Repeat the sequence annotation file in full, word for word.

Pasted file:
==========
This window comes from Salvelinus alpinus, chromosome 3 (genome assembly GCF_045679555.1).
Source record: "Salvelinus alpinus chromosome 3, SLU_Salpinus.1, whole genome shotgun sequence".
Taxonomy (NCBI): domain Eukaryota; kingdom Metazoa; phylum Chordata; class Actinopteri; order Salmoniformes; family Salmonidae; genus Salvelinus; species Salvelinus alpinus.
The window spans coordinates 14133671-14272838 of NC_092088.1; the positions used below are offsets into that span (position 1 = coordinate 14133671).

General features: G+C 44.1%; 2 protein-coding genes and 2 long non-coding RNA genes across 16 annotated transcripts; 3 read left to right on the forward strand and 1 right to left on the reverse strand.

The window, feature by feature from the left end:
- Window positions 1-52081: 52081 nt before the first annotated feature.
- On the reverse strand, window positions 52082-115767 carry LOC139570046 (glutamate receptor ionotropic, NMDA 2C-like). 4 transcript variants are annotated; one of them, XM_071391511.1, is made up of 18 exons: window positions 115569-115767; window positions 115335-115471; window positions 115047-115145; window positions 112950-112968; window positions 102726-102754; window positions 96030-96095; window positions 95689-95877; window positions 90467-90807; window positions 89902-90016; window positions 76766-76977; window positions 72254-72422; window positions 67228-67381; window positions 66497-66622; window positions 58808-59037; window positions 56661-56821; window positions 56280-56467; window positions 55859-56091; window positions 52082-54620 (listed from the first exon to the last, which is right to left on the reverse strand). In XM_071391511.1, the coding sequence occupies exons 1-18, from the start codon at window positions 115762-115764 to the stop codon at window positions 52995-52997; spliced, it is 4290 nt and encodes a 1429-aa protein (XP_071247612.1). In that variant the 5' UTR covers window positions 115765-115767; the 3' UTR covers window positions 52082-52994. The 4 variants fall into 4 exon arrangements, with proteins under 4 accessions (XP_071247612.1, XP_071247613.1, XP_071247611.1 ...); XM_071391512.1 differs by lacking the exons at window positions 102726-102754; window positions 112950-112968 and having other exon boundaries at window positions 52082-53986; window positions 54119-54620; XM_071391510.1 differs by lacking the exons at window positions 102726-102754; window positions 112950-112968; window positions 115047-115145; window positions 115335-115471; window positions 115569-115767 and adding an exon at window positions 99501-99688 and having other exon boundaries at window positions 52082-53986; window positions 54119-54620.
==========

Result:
This window comes from Salvelinus alpinus, chromosome 3 (genome assembly GCF_045679555.1).
Source record: "Salvelinus alpinus chromosome 3, SLU_Salpinus.1, whole genome shotgun sequence".
Taxonomy (NCBI): domain Eukaryota; kingdom Metazoa; phylum Chordata; class Actinopteri; order Salmoniformes; family Salmonidae; genus Salvelinus; species Salvelinus alpinus.
The window spans coordinates 14133671-14272838 of NC_092088.1; the positions used below are offsets into that span (position 1 = coordinate 14133671).

General features: G+C 44.1%; 2 protein-coding genes and 2 long non-coding RNA genes across 16 annotated transcripts; 3 read left to right on the forward strand and 1 right to left on the reverse strand.

The window, feature by feature from the left end:
- Window positions 1-52081: 52081 nt before the first annotated feature.
- On the reverse strand, window positions 52082-115767 carry LOC139570046 (glutamate receptor ionotropic, NMDA 2C-like). 4 transcript variants are annotated; one of them, XM_071391511.1, is made up of 18 exons: window positions 115569-115767; window positions 115335-115471; window positions 115047-115145; window positions 112950-112968; window positions 102726-102754; window positions 96030-96095; window positions 95689-95877; window positions 90467-90807; window positions 89902-90016; window positions 76766-76977; window positions 72254-72422; window positions 67228-67381; window positions 66497-66622; window positions 58808-59037; window positions 56661-56821; window positions 56280-56467; window positions 55859-56091; window positions 52082-54620 (listed from the first exon to the last, which is right to left on the reverse strand). In XM_071391511.1, the coding sequence occupies exons 1-18, from the start codon at window positions 115762-115764 to the stop codon at window positions 52995-52997; spliced, it is 4290 nt and encodes a 1429-aa protein (XP_071247612.1). In that variant the 5' UTR covers window positions 115765-115767; the 3' UTR covers window positions 52082-52994. The 4 variants fall into 4 exon arrangements, with proteins under 4 accessions (XP_071247612.1, XP_071247613.1, XP_071247611.1 ...); XM_071391512.1 differs by lacking the exons at window positions 102726-102754; window positions 112950-112968 and having other exon boundaries at window positions 52082-53986; window positions 54119-54620; XM_071391510.1 differs by lacking the exons at window positions 102726-102754; window positions 112950-112968; window positions 115047-115145; window positions 115335-115471; window positions 115569-115767 and adding an exon at window positions 99501-99688 and having other exon boundaries at window positions 52082-53986; window positions 54119-54620.